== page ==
jueves, 25 de febrero de 2010

Cleanroom Technology - Cleaning and Disinfection: Whole room fogging

Cleanroom Technology - Cleaning and Disinfection: Whole room fogging: "Both the pharmaceutical and clinical sectors have been targeted by a range of whole room type decontamination systems, but their practical operation and benefit in the food and drink industry is relatively unknown. The range of techniques is increasing, but those that are commercially available include:

• chemical fogging
• vaporised hydrogen peroxide
• ozone
• chlorine dioxide
• ultraviolet light
• titanium dioxide coating and UV light
• ionisation

Critical factors to address before using these techniques include: identifying areas where the decontamination processes can be applied, any health and safety issues related to using the technique and the practical considerations related to their use in the food processing environment. The level of disinfection that these systems can achieve also needs to be determined, as some may achieve decontamination of all exposed room surfaces, such as ceilings, walls, floors and equipment, while others may include some penetration into equipment to contact indirectly exposed surfaces. They may also provide disinfection of the air in the area being treated.

Chemical fogging: Applying chemical disinfectants to production areas as fogs or mists is a method used routinely in the food industry. The purpose is to create and disperse a disinfectant aerosol to reduce the numbers of airborne micro-organisms and also to apply disinfectant to surfaces that may be difficult to reach. Fogging is achieved using either a static, purpose-built system in a factory area with strategically placed nozzles or, more commonly, a mobile unit.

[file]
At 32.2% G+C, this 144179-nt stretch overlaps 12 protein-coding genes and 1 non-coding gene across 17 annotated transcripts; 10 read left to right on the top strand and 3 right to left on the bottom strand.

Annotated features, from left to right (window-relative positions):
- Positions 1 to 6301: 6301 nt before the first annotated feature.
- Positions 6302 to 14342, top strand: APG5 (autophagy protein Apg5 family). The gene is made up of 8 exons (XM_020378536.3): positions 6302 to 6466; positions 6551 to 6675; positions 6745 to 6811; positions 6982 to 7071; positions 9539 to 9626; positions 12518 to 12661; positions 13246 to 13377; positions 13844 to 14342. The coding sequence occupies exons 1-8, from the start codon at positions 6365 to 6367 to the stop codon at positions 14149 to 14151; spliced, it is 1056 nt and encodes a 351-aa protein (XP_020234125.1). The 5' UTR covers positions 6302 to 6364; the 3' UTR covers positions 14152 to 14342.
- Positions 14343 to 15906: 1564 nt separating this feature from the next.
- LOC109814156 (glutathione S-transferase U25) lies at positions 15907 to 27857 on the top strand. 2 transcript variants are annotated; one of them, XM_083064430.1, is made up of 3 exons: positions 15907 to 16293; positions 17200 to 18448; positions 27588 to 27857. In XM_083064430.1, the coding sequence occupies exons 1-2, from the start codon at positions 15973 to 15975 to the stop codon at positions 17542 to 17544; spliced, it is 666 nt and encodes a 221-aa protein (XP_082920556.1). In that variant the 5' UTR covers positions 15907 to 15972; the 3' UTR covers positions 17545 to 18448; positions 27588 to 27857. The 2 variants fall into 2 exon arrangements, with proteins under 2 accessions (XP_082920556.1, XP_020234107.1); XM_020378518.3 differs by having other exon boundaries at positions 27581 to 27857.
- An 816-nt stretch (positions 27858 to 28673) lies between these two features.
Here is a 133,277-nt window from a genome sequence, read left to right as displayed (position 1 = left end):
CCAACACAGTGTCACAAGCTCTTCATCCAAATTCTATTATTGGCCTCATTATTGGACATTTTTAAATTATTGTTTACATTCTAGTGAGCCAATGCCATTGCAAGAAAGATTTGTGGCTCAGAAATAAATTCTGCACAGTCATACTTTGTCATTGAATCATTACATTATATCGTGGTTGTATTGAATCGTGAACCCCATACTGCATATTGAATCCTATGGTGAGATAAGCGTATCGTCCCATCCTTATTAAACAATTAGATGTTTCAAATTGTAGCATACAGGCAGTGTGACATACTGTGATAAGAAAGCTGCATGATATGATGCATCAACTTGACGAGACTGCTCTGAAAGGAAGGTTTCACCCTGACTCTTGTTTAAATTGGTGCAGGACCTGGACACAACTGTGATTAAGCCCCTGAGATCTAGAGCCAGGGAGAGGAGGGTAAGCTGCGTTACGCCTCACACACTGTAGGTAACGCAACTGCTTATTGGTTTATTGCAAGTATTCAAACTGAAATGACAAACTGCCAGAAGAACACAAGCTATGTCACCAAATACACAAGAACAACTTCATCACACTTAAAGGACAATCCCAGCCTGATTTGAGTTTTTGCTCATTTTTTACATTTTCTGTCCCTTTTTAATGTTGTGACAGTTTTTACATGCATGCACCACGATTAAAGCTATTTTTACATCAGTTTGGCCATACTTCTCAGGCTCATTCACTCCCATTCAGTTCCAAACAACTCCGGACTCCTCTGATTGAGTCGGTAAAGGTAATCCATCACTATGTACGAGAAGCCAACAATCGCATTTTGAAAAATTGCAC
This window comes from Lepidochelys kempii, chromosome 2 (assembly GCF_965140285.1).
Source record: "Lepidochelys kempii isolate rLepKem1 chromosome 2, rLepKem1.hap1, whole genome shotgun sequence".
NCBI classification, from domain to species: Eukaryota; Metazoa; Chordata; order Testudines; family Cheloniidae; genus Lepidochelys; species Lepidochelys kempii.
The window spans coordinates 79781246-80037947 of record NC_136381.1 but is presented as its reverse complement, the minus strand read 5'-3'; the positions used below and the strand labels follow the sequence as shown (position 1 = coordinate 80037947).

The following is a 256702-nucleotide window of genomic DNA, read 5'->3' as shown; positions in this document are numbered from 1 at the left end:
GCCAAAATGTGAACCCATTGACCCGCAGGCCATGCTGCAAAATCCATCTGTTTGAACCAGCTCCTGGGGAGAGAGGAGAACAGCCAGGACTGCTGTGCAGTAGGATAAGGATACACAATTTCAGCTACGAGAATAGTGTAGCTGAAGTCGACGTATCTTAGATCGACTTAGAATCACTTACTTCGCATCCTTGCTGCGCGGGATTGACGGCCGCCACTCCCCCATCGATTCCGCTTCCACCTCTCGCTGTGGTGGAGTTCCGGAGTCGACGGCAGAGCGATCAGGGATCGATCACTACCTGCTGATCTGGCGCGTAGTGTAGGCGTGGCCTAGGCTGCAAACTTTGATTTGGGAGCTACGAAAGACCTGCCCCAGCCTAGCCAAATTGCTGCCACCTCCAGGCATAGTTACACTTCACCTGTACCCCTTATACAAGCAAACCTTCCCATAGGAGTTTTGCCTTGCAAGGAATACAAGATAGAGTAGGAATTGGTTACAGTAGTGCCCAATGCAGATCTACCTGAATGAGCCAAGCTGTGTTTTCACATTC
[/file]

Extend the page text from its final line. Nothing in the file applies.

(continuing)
The equipment supersaturates the atmosphere with a disinfectant fog; the area covered will vary depending on the application system being used. A built-in system will typically be used for production areas >200m3, with mobile units usually being employed for areas <200m3,. Under typical conditions, fogging is carried out for a minimum of 15–30min to enable the fog to disperse and the chemical action to occur. After fogging, an additional period of 45–60min is required to allow the droplets to settle out of the air and onto the surfaces. Electrostatic charging of chemical fogs during aerosolisation can improve the application as the droplets will be attracted to surfaces that are electrically charged."

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